Jonathan, Mark and I cruise downstream. The Green has a nice class II-III warm-up section before Frankenstein. As usual, we found our rhythm and were ready to race after the Bride. These guys are great to boat with. We kept the boats in the current leap frogging for safety through the tough rapids. The only eddies we have time for are at Gorilla and Sunshine. The rest of the run flows together as one long rapid. Jonathan is determined to fire up Gorilla each run and has smooth lines each time. Bowman chooses to walk on occasion. He has nothing to prove and only runs the big ones when his heart is fully committed. His strategy is smart and his lines show it. Lap number six turned out to be our fastest thus far: 39 minutes from put-in to take-out.
Lap seven was a tough one. I was tiring. The day was wearing me out and my lines showed it. I flipped in Go Left, flipped at Speedtrap and barely cleared the rock at Sunshine. Carrying to the car at the takeout my legs were killing me. The put-in hike is less than a mile and all downhill, but carrying a kayak seven times with wet, sandy river shorts had seriously chaffed the back of my legs. I could barely take a step without cringing. My buddies were giving me crap. Was it time to call it a day? Nope, it was time for Red Bull and Vitamin I (Ibuprofen).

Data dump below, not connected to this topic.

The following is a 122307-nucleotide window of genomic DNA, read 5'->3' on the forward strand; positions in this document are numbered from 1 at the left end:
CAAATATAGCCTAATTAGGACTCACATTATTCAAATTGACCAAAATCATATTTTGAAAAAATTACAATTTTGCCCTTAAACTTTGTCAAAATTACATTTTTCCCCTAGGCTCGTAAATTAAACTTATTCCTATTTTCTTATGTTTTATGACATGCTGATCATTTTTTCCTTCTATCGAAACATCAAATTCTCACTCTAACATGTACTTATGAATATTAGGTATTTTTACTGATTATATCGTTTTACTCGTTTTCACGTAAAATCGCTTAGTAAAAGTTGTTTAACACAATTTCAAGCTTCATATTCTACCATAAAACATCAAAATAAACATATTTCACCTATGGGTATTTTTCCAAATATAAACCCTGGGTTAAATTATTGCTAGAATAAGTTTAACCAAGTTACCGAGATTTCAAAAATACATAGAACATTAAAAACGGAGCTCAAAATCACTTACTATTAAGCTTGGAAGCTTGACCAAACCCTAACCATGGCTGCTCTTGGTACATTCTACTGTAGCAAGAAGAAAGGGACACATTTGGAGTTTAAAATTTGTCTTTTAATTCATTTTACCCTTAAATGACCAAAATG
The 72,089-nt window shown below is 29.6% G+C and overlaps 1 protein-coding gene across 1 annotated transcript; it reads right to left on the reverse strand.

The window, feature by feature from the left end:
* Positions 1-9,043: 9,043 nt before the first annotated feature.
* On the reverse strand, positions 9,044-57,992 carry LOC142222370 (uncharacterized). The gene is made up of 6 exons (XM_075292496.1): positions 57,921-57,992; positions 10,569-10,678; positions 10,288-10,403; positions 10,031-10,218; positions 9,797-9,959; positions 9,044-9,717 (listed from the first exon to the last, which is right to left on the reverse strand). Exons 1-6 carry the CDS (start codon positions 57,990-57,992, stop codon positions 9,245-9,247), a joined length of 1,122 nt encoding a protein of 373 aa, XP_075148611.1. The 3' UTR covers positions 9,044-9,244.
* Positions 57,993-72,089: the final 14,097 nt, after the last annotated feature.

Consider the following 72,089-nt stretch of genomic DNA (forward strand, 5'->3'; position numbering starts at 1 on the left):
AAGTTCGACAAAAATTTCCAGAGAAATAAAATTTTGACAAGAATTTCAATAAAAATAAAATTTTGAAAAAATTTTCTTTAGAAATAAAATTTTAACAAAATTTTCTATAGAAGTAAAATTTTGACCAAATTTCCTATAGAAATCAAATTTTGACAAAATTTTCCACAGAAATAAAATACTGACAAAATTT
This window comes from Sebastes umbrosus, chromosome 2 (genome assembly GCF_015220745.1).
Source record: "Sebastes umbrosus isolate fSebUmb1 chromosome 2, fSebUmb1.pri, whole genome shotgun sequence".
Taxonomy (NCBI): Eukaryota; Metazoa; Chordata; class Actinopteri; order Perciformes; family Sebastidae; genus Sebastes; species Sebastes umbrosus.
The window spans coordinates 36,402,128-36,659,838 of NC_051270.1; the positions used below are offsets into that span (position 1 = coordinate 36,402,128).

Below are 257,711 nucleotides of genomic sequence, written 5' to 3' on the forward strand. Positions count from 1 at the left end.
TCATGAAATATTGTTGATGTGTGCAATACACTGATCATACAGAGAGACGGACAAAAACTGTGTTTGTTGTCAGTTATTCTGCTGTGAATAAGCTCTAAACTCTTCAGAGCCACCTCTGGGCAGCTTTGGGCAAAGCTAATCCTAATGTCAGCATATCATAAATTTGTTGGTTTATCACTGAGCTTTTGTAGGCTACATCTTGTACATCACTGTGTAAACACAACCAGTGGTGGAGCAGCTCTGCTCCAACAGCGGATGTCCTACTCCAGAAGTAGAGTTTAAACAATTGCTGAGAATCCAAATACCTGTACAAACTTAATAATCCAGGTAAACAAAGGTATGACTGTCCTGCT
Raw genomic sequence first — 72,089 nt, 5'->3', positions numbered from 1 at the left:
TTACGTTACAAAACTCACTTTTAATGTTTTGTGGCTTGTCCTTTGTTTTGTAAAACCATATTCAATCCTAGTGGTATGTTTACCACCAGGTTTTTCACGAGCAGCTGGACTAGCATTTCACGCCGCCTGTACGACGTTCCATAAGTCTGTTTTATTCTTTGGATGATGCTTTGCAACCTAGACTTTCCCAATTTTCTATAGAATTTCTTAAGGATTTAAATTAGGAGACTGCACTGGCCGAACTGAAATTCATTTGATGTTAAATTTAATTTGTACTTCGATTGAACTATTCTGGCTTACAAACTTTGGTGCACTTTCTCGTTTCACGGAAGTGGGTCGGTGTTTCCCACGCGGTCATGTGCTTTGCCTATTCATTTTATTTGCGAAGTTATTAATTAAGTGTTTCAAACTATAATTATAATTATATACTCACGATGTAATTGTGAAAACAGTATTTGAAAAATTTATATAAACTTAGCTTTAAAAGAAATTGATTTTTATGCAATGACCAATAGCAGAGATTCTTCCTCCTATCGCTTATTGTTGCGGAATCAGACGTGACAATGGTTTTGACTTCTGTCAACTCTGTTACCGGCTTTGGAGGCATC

Revived at the put-in, we found ourselves ahead of schedule. We actually had daylight for 11 full runs if we wanted and decided to take a break for a few. Maybe ten laps would actually happen! Feeling stronger I knew I had to do something about my river shorts. No one had a spare pair and I was not going to be turned back due to chaffing. Mark and Jonathan grabbed their gear and started walking towards lap number eight. My legs were killing me. I could not fathom another hike to the putin wearing these shorts. What to do???? Yes, the shorts stayed in the car. Besides, I had a sprayskirt on; no one would see me. No one would know, right?